Shackdwellers celebrate after City eviction squad backs down

Daneel Knoetze
Seboka Molete and his neighbours from the Mangaung land occupation cheer as the City’s ALIU drives off after aborting evictions in the settlement on Wednesday. Picture by Daneel Knoetze.
Daneel Knoetze

Shackdwellers from Philippi East’s Mangaung informal settlement cheered after they successfully faced off the City of Cape Town’s Anti-Land Invasion Unit (ALIU) on Wednesday.

In a rare, last-minute abortion of an ALIU operation, the City deemed shacks that were apparently “put up during the night” to have been “occupied”. According to activists who have mobilised against evictions in the area in recent months, this leniency is unprecedented.

On Monday, the ALIU demolished 135 shacks which the City claimed to be “incomplete and vacant” structures in Mangaung. In response to objections from the settlement’s most recent residents, who say they moved there around two weeks ago, Human Settlements MEC Bonginkosi Madikizela said that the residents had built the shacks less than 24 hours before the evictions, and that therefore the provincial government, which owns the land, did not need a court order.

On Tuesday, on the advice of activists who had mobilised against evictions in the nearby Marikana informal settlement, some of the people who lost their homes lodged complaints at the Philippi East police station.

Shackdwelling communities in the area are becoming more aware of legal and constitutional rights that protect them against eviction, says community activist Tumi Ramahlele.

Minutes before ALIU removal trucks and police armoured vehicles arrived in Mangaung for a second round of evictions on Tuesday, Ramahlele was on the scene to warn the community. Ramahlele, who has been central in bringing a High Court challenge against the City’s evictions in nearby Marikana in January, advised residents to demand a court eviction order from the ALIU if the unit tried to break down any structures.

Residents faced off with the ALIU’s officers and asked them present a court eviction order, which they did not do.

After a tense period during which ALIU officials inspected a number of structures, the police, contractors and law enforcement officers got back in their vehicles and drove off.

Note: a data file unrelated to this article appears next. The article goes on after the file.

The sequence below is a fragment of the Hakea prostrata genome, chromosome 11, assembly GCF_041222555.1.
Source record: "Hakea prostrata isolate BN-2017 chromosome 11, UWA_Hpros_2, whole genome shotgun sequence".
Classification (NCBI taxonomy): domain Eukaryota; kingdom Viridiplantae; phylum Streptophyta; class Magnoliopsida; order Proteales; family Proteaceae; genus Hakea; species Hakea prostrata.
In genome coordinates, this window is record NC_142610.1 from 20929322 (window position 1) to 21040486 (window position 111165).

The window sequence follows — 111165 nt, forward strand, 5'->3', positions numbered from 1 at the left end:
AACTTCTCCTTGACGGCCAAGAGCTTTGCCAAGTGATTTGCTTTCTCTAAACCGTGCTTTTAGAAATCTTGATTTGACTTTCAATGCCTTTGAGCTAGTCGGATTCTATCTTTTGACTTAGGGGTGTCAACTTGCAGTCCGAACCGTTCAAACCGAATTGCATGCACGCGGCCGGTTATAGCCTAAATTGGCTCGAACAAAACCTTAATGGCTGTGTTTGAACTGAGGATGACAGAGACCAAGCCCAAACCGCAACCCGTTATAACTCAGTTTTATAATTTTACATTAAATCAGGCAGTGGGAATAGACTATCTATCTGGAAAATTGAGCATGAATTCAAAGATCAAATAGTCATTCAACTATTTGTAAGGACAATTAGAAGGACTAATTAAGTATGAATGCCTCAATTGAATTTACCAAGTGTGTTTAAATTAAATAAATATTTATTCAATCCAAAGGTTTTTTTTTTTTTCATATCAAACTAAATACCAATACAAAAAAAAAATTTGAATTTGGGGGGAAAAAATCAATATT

Asked why they did not demolish any structures, Siyabulela Mamkeli, the City’s Mayco member for Human Settlements, said that the structures which had been set up “during the night… appeared to be occupied, therefore they were not removed”.

As GroundUp’s previous field reporting has suggested, an assessment of what constitutes an occupied structure is down to the decision of an ALIU officer on the scene.

For Ramahlele, the City’s decision not to destroy any shacks was unprecedented in his 18 months of eviction experience in Philippi.

“I have never seen this happen before,” he said. “Everytime the ALIU come, they break down people’s homes and take away the building material.

“I hope that this is a sign that the resistance to illegal evictions in Marikana is starting to make the City think twice … It is good that those people were spared and that they have a place to sleep tonight.”

Seboka Molete, 29, moved to Mangaung two weeks ago when he could no longer afford rent as a backyard dweller in the nearby Lower Crossroads area.

“I am so happy because I know that I still have my shack,” he said. “I cannot go back to where I was renting, so I would have been left completely homeless if the City had evicted me today … This is a big victory, because they came for us, but the community stood strong and sent them away.”

Yet, for Zithle Mfazwe, 24, whose shack was destroyed on Monday, the successful face off with the ALIU was bittersweet. Also resident at Mangaung for two weeks, she was visiting her sick four-year-old daughter when the ALIU stripped her shack and removed her building material. Her shack was empty, but not “unoccupied” when it was demolished, she says.

“That was my only place to call home,” she said. “But at least I am glad that they did not destroy my neighbour’s shack. That is where I sleep now. I am sad, because when my daughter comes home from hospital I would have liked to stay in a place that we can call our home, instead of crowded into a shack with another family.”

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TOPICS:  Civil Society Housing

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